The reason why some fat gain is optimal (especially for beginners and intermediates) is that you can’t maximize strength and muscle growth while preventing fat gain completely. Your body is not perfect in that way that it can funnel all surplus calories into strictly muscle gains (regretfully).
Even for advanced lifters completely eliminating fat gain is going to be difficult and perhaps make your life unnecessarily strict.
So it could be a better option to accept a small amount of fat gain (e.g. around holidays and vacations), but then balance it out with a period in a calorie deficit before the accumulated excess fat has resulted in an unwanted high body fat percentage.
The problem with not having a maximized muscle growth as a beginner and intermediate is that a lot of potential muscle is left on the table. As you see in the stats above the growth potential is very high as a beginner and intermediate.
Here is an example:
Ben and his identical twin brother Bob started their fitness journey at the same time and they are now in their second year of training.
While Ben is excited about having no fat gain at all, Bob feels fine about gaining a bit of fat. Also, this means Bob can eat more of his favorite chocolate and he is pretty excited about that.
In the second year of training, Ben gains 6.6 pounds / 3 kg of muscle and no fat, while Bob gains 11 pounds / 5 kg of muscle and 11 pounds / 5 kg of fat.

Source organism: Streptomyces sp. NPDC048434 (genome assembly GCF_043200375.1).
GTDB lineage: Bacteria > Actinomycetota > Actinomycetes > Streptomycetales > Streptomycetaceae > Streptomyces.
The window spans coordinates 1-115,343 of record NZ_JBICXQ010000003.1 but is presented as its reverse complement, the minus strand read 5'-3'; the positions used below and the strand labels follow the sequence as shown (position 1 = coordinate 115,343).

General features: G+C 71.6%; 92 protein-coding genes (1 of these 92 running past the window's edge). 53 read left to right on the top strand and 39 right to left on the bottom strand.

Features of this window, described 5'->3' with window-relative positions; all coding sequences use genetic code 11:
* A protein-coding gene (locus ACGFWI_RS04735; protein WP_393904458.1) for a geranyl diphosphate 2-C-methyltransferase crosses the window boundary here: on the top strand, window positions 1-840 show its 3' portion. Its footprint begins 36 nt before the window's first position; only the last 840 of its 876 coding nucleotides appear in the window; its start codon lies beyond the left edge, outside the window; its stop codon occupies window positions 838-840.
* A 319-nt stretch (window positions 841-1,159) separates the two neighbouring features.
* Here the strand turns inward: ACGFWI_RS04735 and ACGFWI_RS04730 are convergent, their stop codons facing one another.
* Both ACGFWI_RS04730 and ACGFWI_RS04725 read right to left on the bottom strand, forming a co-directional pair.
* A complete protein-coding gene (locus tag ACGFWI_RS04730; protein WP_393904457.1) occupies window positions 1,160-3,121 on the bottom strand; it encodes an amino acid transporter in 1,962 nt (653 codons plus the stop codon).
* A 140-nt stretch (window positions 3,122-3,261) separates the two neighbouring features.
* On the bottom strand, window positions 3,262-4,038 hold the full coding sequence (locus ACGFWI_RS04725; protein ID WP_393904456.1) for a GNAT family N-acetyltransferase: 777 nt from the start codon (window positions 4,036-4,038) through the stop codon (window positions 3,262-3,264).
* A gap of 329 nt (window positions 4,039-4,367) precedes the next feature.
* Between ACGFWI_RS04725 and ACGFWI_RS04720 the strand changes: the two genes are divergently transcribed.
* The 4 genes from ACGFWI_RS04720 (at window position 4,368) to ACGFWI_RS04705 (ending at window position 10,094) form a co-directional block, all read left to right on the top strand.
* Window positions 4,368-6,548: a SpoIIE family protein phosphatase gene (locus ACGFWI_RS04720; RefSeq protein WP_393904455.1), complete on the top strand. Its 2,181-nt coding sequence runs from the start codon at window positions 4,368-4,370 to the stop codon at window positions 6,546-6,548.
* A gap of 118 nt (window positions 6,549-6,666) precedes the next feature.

Bob is now not only much stronger than his twin brother Ben, but Bob also knows that he should be able to burn those 11 pounds / 5 kg of excess fat while retaining strength and muscle much faster than Ben is able to catch up with him.
The Awesome Nutrition Guide
If you are interested in learning more about getting your nutrition right, then you should take a look at my top free resource for both men and women.
It is a 50+ pages pdf that I have titled “The Awesome Nutrition Guide”.
I would like it to serve as your blueprint for getting the body you want.
It has everything you need to know about getting rid of your unwanted body fat and building muscle.
It also covers in-depth what I believe to be the biggest sticking point for people who can’t seem to control their weight.